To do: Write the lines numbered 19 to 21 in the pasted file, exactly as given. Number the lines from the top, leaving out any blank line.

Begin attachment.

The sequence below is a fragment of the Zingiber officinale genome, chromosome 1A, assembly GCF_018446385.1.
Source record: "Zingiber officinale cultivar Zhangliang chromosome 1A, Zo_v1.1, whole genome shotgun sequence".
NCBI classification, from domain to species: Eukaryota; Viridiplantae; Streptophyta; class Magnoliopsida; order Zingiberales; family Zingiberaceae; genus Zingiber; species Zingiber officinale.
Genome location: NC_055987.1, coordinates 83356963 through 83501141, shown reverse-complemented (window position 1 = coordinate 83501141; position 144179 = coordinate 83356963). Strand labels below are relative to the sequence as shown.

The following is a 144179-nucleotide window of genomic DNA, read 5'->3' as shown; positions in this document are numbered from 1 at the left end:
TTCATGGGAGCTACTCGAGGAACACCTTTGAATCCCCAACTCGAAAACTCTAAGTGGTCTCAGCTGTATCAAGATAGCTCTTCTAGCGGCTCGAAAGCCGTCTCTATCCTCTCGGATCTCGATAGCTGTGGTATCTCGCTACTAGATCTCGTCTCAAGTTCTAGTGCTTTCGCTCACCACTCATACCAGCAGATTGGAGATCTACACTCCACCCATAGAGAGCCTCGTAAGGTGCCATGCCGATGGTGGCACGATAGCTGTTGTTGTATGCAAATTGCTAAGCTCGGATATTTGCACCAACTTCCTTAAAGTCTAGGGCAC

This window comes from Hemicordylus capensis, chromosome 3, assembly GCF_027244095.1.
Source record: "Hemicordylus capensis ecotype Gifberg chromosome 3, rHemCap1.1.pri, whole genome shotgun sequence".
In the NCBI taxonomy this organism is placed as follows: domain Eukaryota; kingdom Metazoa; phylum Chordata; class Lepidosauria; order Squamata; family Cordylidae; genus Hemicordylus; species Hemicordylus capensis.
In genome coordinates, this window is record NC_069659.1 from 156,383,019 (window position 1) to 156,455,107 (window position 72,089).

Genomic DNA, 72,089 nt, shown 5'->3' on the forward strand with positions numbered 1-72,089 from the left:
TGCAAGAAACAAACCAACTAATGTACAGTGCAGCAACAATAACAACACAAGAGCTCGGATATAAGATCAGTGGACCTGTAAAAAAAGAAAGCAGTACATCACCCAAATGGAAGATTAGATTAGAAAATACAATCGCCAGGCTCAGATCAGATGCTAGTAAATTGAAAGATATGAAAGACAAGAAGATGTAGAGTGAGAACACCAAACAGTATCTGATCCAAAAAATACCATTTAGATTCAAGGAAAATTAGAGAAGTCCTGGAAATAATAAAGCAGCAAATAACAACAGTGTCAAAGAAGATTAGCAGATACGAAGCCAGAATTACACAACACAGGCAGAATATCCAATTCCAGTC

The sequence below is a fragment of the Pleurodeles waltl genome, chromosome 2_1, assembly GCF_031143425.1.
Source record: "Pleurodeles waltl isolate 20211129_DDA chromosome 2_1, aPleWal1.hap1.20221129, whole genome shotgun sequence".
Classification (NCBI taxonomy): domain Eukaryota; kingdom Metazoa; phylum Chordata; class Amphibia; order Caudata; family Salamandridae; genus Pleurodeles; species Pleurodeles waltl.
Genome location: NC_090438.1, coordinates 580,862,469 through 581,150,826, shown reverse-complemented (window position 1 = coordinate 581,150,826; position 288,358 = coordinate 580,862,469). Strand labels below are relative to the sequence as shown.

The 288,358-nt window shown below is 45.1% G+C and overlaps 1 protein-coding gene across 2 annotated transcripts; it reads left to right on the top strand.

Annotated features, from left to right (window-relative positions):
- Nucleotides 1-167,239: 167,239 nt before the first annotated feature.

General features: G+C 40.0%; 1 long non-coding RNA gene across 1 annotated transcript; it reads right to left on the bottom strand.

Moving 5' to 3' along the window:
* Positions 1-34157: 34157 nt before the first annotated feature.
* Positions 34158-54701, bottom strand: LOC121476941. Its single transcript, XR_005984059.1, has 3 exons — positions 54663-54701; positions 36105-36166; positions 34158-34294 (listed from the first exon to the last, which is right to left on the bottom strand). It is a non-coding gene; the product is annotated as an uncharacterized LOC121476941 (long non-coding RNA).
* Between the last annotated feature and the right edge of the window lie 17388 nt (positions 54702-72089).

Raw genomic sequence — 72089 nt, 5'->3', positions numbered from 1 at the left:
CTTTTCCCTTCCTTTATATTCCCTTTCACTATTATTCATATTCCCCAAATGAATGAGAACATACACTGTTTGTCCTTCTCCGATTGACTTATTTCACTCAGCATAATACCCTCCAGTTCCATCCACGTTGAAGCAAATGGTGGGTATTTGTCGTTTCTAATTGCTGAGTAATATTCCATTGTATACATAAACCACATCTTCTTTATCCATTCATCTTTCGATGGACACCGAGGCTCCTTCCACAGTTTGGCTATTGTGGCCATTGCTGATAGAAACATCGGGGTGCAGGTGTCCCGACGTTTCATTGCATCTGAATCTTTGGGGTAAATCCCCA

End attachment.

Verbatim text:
- Nucleotides 1-167,239: 167,239 nt before the first annotated feature.

General features: G+C 40.0%; 1 long non-coding RNA gene across 1 annotated transcript; it reads right to left on the bottom strand.

Moving 5' to 3' along the window: